South By Southwest (SXSW) 2009 Interactive Review - It's a Party Masquerading as a Conference

It's no secret that SXSW is more about the parties than the conference, but when you have so many smart people who run interesting businesses together, it's a pretty significant lost opportunity that the conference isn't better.

Christy and I attended the 2008 SXSW Interactive conference, and decided it wasn't worth coming back. However, Instructables was a finalist in the Web Awards "Classic" category at the 2009 SXSW Interactive conference, which netted us two free passes. So, we attended again this year. This is my review of the interactive portion of the conference.

High level - I'm glad we didn't pay. If you go, admit that you're going for entertainment, not to learn something about the interactive industry. The keynotes were excellent -- even if I didn't come away from them with anything actionable to do --, while the rest of the panels and talks were terrible. Having the resources to get to Austin doesn't mean that most conference attendees will have done their homework -- otherwise interesting panels with smart people were nearly always hijacked by stupid questions, and unfortunately it was rare that a moderator would shut down the stupid questions and get back to anything engaging. For example, at How Safe is Your Domain Name? someone actually asked "What does ICANN stand for?"

If you're the type of person who reads reviews, and tries to determine if a conference has value for your business, SXSW does not. It's a party masquerading as a conference. If you go, think of it as a vacation, enjoy the evening events and keynotes, and when you learn one or two interesting things by accident, you won't be disappointed.

Longer Review:

Plan B: Can an Ad Guy Bring Bike Sharing to America?
The story of how an advertising agency exec. was able to start up a bicycle sharing venture. Worth checking out just to understand how Crispin Porter+Bogusky works, and to see how they keep their thinking fresh about advertising.

Spying 2.0: Can America Compete With Web-Savvy Enemies?
Quickly devolved into an I-use-Twitter-so-should-you panel. Yawn.

Is Privacy Dead or Just Very Confused?
Academics talking about websites they use, and privacy issues they think might apply. A discussion of "experiences"; nobody on the panel is actually doing anything real, nor do they have any insight into major players' privacy policies or how those policies affect users. How did they get a panel?

Change v2
Lawrence Lessig's non-keynote-scheduled keynote on how money reduces our faith in politics. Excellent. Find a video of this and watch it.

Opening Remarks: Tony Hsieh
Tony Hsieh has given this identical talk at other conferences, but the message is so good, it's worth seeing twice. Slides available here.

Feed Me: Bite Size Info for a Hungry Internet
This had an interesting set of people on the panel, but it nonetheless turned into a why-Facebook's-new-homepage-sucks-because-it-copied-friendfeed fest. Then, the panelists started openly wondering why they hadn't invited anyone from Twitter to be on the panel.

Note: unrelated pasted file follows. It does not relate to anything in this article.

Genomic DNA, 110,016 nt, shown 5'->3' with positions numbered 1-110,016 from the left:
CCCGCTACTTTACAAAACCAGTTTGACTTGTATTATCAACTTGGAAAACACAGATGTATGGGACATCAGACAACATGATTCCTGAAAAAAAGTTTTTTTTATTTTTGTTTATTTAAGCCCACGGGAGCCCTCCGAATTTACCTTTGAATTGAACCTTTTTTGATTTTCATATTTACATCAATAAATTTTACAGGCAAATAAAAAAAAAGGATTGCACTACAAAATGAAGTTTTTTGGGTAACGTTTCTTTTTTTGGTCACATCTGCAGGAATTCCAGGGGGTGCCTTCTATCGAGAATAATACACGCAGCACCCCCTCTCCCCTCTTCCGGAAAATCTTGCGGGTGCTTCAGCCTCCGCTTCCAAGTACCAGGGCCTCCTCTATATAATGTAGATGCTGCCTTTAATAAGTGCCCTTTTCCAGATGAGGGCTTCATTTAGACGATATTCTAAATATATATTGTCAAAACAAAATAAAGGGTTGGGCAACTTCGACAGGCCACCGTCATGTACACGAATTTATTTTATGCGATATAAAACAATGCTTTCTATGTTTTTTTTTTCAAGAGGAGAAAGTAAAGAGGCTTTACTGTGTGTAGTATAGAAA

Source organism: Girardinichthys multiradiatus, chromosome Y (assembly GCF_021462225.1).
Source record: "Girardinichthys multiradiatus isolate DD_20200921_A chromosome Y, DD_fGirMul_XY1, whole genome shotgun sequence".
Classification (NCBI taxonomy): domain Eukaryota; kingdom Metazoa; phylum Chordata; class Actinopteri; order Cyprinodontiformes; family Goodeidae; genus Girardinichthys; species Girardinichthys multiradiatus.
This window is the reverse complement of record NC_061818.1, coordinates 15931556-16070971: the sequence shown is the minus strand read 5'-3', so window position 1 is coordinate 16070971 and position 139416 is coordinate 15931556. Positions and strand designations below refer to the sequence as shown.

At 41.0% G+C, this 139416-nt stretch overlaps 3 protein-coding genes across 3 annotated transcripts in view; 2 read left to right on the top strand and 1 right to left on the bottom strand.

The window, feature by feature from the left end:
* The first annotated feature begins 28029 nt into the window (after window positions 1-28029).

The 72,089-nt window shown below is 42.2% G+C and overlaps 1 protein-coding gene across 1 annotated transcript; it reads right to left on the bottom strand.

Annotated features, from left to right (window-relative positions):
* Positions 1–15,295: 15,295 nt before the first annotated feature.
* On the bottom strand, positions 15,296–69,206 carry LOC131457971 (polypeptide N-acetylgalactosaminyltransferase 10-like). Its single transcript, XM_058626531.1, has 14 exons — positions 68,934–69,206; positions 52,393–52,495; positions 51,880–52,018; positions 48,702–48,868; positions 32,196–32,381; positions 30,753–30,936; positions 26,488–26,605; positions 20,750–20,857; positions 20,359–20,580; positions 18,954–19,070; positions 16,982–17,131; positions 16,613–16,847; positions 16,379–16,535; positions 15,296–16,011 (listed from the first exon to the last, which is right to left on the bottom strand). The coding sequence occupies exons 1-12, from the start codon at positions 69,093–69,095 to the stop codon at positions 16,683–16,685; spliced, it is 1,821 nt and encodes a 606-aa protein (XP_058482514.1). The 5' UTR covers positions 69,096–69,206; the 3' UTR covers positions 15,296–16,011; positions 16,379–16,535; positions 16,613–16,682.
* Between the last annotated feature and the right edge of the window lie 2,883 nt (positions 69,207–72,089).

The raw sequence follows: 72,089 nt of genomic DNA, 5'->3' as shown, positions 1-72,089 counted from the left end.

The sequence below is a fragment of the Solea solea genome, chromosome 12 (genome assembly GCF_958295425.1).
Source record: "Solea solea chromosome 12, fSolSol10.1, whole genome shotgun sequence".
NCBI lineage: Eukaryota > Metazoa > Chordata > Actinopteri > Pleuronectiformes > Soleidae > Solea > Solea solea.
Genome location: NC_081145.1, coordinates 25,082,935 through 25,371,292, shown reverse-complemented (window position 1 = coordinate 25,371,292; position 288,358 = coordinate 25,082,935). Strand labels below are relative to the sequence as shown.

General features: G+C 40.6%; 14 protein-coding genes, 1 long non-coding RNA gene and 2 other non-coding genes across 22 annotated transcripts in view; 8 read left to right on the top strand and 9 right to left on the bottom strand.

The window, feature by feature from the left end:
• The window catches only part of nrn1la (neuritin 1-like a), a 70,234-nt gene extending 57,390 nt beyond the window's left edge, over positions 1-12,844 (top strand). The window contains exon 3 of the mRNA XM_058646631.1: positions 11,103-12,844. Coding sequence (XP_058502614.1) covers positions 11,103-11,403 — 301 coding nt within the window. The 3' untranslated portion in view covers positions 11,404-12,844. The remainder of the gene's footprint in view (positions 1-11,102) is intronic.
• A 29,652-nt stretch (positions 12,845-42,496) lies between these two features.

Collaborative Filters: The Evolution of Recommendation Engines
This was one of the biggest disappointments. Anton Kast of Digg is clearly top notch, and has spent deep hours thinking about recommendations and the math behind them; and, the people making up the rest of the panel were no slouches either. Unfortunately, they spent more than half of the time describing in layman's terms how each of their websites work, and we never got to anything juicy. "On Digg, users rate up a story they find interesting by clicking the Digg button..."!

Edupunk: Open Source Education
The description of this panel really got me pumping: DIY teachers around the world are using open source course management systems, open access textbooks, and other open source tools to buck the chains and limitations of corporate education software. What the panel really turned out to be was a bunch of ineffectual academics having a cat fight over who was more ineffectual. They all tried to outdo one another with stories of how management at their university prevented them from having any impact, and the winner seemed to be the panelist who accomplished the least. Seriously.

This was only topped by the first question from the audience, which opened with: "I've learned a new word at this conference, and I'm going to use it here: monetize..." Seriously?

I now have a new rule for conferences: Stay away from all education topics. The ratio of people with opinions to people who can/are having impact is way too high.

How to Create a Great Company Culture
This is a tough topic, and one in which there's no right answer or overarching theory. The only way to get data is to listen to anecdotes, and this session gave me a few more. Although to be fair, I probably could have spent the same hour reading blogs written by company founders and gotten more out of it.

Sunday Keynote: Stephen Baker / Nate Silver Interview
Interviews with really passionate people are always a treat. Nate Silver fits the bill.